Testing

Kansas Assessment Program
The goal of the Kansas assessment program is high student performance on test items derived from the Kansas curricular standards. Kansas curricular standards have been defined for the academic areas tested: mathematics, reading, science, social studies, and writing. It is intended that these standards be important components of local curriculum, instruction, and staff development, as well as the focus of state assessment. When local curriculum goals and objectives, classroom instruction, and staff development include the Kansas curricular standards, which match the Kansas state assessments, then "alignment" is achieved. This alignment is an important part of reaching the goal of higher student performance. The closer the alignment among all components, the more likely that student achievement will rise. Alignment is a process undertaken at the local level. 

As part of alignment of standards, curriculum instruction, staff development, and the state assessment, Spring Hill School District attends to particular elements of the state assessments, such as the:

  • content and processes a given assessment measures
  • item formats, performance assessment format/model, and rubric criteria
  • expectations for what students should know and be able to do as identified in the Kansas curricular standards and the need to incorporate those expectations into the local curriculum
  • instructional methods and classroom activities that support student achievement of the state and local curriculum standards
  • value of having multiple comparable measures which provide an enhanced picture of student performance

In 2010, the Kansas State Department of Education adopted the Kansas College and Career Ready Standards (KCCRS). In addition to being more rigorous than any previous standards, the KCCRS emphasize the need for students not only to know the content being taught, but also to be able to demonstrate their knowledge through their ability to reason and think critically in order to craft solutions to problems.

“Kansas has always performed well academically, but the remediation rates tell us that we need to make sure our students are learning at the depth needed to be academically ready for whatever path they choose after high school,” said Kansas Education Commissioner Randy Watson. “The shift towards the higher standards is in direct response to the increased demands of the workforce and post-secondary education. We want Kansas students well prepared and through the adoption of higher standards and better academic measures, Kansas schools are meeting that challenge.”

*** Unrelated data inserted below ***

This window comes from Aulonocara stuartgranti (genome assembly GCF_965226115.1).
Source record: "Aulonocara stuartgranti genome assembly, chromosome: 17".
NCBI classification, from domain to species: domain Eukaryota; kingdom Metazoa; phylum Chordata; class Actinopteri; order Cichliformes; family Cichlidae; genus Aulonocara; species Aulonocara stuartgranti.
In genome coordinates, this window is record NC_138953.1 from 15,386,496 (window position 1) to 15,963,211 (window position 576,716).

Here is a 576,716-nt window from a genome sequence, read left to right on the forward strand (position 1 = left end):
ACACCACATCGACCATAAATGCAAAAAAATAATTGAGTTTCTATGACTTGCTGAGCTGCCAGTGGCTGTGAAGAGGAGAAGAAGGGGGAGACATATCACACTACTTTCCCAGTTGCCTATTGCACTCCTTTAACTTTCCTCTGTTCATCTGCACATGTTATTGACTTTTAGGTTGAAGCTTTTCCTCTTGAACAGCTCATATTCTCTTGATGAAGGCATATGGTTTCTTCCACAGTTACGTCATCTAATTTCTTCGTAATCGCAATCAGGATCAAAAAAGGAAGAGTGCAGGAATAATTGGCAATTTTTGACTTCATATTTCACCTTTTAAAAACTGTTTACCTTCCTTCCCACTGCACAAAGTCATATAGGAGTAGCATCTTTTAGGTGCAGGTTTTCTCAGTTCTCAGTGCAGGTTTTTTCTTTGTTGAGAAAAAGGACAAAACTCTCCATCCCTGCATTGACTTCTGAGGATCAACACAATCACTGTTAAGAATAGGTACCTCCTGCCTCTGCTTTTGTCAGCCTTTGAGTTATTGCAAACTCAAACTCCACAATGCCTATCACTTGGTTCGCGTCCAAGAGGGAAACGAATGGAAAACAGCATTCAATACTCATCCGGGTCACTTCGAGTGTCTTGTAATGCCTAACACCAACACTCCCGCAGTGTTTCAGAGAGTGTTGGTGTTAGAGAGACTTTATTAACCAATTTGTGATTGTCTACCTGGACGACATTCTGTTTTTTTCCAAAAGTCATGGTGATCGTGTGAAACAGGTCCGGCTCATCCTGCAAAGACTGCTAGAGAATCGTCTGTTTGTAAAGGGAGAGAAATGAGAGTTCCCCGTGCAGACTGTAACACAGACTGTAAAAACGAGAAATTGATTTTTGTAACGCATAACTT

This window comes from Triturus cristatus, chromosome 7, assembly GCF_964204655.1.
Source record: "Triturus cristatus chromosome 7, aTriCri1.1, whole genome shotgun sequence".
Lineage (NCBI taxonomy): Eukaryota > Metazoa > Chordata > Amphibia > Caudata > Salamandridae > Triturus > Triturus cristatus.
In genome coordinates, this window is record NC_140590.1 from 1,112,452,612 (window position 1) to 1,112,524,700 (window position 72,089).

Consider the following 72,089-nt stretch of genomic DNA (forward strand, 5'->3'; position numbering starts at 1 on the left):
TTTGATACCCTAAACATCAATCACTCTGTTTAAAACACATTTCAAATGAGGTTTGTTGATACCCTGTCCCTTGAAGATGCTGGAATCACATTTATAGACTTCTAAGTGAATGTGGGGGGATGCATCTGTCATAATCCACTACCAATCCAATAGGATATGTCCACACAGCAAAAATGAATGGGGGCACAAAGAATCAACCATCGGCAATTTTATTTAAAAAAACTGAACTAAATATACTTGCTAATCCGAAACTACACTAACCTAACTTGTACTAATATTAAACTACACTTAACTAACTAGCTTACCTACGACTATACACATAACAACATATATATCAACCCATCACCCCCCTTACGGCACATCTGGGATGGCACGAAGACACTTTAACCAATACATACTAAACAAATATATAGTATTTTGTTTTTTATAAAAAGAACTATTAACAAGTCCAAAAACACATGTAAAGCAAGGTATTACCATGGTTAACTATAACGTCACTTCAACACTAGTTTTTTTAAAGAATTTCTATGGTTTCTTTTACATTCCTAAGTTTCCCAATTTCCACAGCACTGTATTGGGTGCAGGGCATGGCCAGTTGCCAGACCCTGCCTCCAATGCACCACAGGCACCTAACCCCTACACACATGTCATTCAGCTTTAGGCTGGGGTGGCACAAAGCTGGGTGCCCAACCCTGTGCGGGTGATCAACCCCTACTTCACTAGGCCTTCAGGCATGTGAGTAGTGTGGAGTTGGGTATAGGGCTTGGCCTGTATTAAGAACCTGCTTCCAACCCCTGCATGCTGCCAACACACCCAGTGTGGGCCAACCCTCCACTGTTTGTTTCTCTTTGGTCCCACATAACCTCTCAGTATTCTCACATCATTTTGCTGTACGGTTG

This year marks the first time Kansas students were assessed in English language arts and mathematics using the new Kansas College and Career Ready Academic Assessment developed by the Center for Educational Testing and Evaluation (CETE) and fully aligned to the Kansas College and Career Ready Standards. Unlike previous assessments, this new computer assessment employs technology-enhanced items that require a student to go beyond simply answering a multiple-choice question. Students were required, for example, to highlight passages of text and plot graphs in order to demonstrate their knowledge and critical thinking skills. Because of the dramatic shift in assessment format as well as the increased rigor, results cannot be compared to any previous assessment. The 2015 results will serve as a benchmark by which to measure future progress. 

For information regarding opting out of Kansas State Assessments, see the State Assessment Opt-Out Form


MAP (Measure of Academic Progress) 
NWEA Measures of Academic Progress (MAP) are state-aligned computerized adaptive assessments that provide accurate, useful information about student achievement and growth. 

NWEA believes in an assessment that:

  • Gives a child the chance for success
  • Students find engaging
  • Respects classroom time
  • Provides useful information

MAP tests provide highly accurate results that can be used to identify the skills and concepts individual students have learned.

  • Diagnose instructional needs
  • Monitor academic growth over time
  • Make data-driven decisions at the classroom, school, and district levels
  • Place new students into appropriate instructional programs

The assessment itself is unique in that it adapts to the student's ability, accurately measuring what a child knows and needs to learn. In addition, MAP tests measure academic growth over time, independent of grade level or age. Most importantly, the results educators receive have practical application to teaching and learning.

Website by SchoolMessenger Presence. © 2017 West Corporation. All rights reserved.